Watchmen Review

So I finally got around to watching Watchmen. I’ve read and appreciated the graphic novel.

Like many other book/movie adaptations, I feel that the attempt to stay rigidly true to the source material hurt the movie. When I read the book, I was into the character development, background, and side stories. But when I watched the movie, a lot of it felt plodding.

Watchmen (either version) is basically a three-page big reveal writ long. I felt the movie could have cut more.

The movie was very graphic, wasn’t afraid to be bloody or brutal. It worked well.

I felt the film’s Rorschach was more tangible and interesting than I remember the book’s being.

I also especially liked the opening credit sequence. It’s artistic style and method of conveying the alternate Earth’s important events in short scenes were very well done.

Good soundtrack.

Death Note

I’ve begun watching the anime show Death Note, after seeing my brother Pete watching it.

I’m only halfway through, but I like it so far. In particular, I like its anime-typical story arc that is designed from the start. The anime lasts 37 episodes but no more. Like a long-form movie.

Second, it makes you root for the evil protagonist, which is kinda cute. It follows the action from his point of view. The show presents challenges for him, and you are thinking, “How is he going to get out of this? Oh no, he’s in trouble now!” You find yourself hoping he escapes so that the episode ends in equilibrium again.

Lastly, it reminds me of a long-term 2-player game of mafia. The protagonist and his pursuer come in frequent contact and suspect each other. The pursuer keeps trying to test him to see if he’ll reveal himself as the killer.

Wizard People

So, last month, Nick hosted a Wizard People, Dear Reader party, wherein we watched Wizard People, Dear Reader.

Wizard People is an alternate sound track for the first Harry Potter movie. The idea is that you start the DVD and the downloaded audio track at the same time, turn off the TV volume, and enjoy.

It is way funnier than it sounds. The reader’s voice, choice of vocabulary, frequent cursing, and running gags are hilarious. I laughed so hard it hurt.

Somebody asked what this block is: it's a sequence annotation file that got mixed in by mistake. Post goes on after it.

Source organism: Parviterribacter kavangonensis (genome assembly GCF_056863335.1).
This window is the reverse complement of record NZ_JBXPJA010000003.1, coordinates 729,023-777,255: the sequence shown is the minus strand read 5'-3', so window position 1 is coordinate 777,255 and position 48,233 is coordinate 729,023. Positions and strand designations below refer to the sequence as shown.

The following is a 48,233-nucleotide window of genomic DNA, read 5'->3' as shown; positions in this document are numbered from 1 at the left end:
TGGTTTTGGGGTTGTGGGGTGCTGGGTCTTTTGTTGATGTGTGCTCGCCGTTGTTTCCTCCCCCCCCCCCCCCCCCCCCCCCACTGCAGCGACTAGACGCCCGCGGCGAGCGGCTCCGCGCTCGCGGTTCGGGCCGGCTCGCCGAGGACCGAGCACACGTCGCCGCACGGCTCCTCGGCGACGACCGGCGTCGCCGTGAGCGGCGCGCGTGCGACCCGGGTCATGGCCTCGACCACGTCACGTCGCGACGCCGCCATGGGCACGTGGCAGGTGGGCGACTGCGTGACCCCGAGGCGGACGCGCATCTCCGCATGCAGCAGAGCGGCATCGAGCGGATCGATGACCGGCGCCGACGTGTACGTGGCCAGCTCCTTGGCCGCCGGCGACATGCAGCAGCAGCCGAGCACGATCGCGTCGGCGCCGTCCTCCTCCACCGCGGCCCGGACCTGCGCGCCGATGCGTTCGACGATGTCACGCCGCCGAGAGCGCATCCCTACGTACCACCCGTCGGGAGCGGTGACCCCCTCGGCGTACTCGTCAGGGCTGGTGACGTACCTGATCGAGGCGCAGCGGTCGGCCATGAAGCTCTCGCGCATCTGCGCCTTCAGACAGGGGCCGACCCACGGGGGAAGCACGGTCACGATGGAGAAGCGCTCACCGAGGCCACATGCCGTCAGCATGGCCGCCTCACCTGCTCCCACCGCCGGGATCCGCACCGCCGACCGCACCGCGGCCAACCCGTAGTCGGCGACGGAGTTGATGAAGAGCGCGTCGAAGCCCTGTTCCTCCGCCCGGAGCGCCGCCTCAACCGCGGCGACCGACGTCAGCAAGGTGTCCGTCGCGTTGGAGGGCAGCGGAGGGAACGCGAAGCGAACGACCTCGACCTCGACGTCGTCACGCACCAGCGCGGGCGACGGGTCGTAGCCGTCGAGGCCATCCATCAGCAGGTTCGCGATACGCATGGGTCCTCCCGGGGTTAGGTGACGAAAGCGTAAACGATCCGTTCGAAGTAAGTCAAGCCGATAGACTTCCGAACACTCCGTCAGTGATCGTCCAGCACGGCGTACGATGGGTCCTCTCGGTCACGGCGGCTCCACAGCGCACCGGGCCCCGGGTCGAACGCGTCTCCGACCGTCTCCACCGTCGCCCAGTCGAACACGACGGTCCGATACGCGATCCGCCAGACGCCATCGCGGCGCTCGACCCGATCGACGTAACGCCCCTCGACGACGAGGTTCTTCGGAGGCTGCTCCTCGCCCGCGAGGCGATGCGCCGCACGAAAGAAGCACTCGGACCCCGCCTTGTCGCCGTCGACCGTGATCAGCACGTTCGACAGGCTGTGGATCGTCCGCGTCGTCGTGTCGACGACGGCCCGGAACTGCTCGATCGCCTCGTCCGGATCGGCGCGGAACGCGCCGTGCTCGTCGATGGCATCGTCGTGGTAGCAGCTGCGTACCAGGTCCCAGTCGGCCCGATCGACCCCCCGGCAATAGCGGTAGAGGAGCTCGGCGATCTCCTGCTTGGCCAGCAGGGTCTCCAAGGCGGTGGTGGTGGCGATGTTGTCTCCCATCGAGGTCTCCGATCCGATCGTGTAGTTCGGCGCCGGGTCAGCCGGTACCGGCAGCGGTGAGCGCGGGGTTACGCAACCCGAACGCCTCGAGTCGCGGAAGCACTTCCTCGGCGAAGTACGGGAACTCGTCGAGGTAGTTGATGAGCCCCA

Crystal Skull Review

I saw Indiana Jones and the Kingdom of the Crystal Skull last night with Elaine. I went into it with low expectations, but it was really quite good.

While it was a little silly and a bit heavy on the fight scenes, I recall the others in the series being pretty similar. I’d say it was as good as Raiders, better than Temple (a low bar), and worse than Crusade.

I thought the age thing would be more annoying than it was. Make no mistake, Ford is notably older. But the movie takes place in 1957, whereas Crusade was in 1938. So they allow for him aging by 19 years, adequately explaining his worse-for-wear look.

It was a good sequel to the existing trilogy. His sidekick wasn’t too annoying, it was appropriately supernatural (given the previous movies), and had plenty of action.

Ocean’s Twelve Review

Ocean’s Twelve really annoyed me. For one, the plot was too fast and too complicated for me to follow closely. And since it was a heist movie, where the plot twist and turns and motives are the movie, I eventually gave up trying to understand it and just watched the stunts.

Warning: plot spoilers ahead!

But two things really stand out. One is that the ending was total deus ex machina. To quote from Stephen Hunter‘s review:

“It all ends on one of those infuriatingly sloppy notes where, having dramatized narrative events WXYZ for us, which we have taken on good faith, it suddenly and arbitrarily delivers narrative events STUV, which completely invalidate events WXYZ.”

Second, it gets all meta in an infuriating way. Julia Roberts plays Tess in this movie. But partway through, they say, “Hey, you know… Tess looks like Julia Roberts. Why doesn’t she pretend to be her?” So she does and that fools some people.

And that’s a little silly and a bit rabbit-out-of-a-hat of the writers, but it’s at least forgivable. The celebrity actors are consistent in their portrayal as normal people. Though there is some fourth wall breakage because one of those normal people references celebrity actors.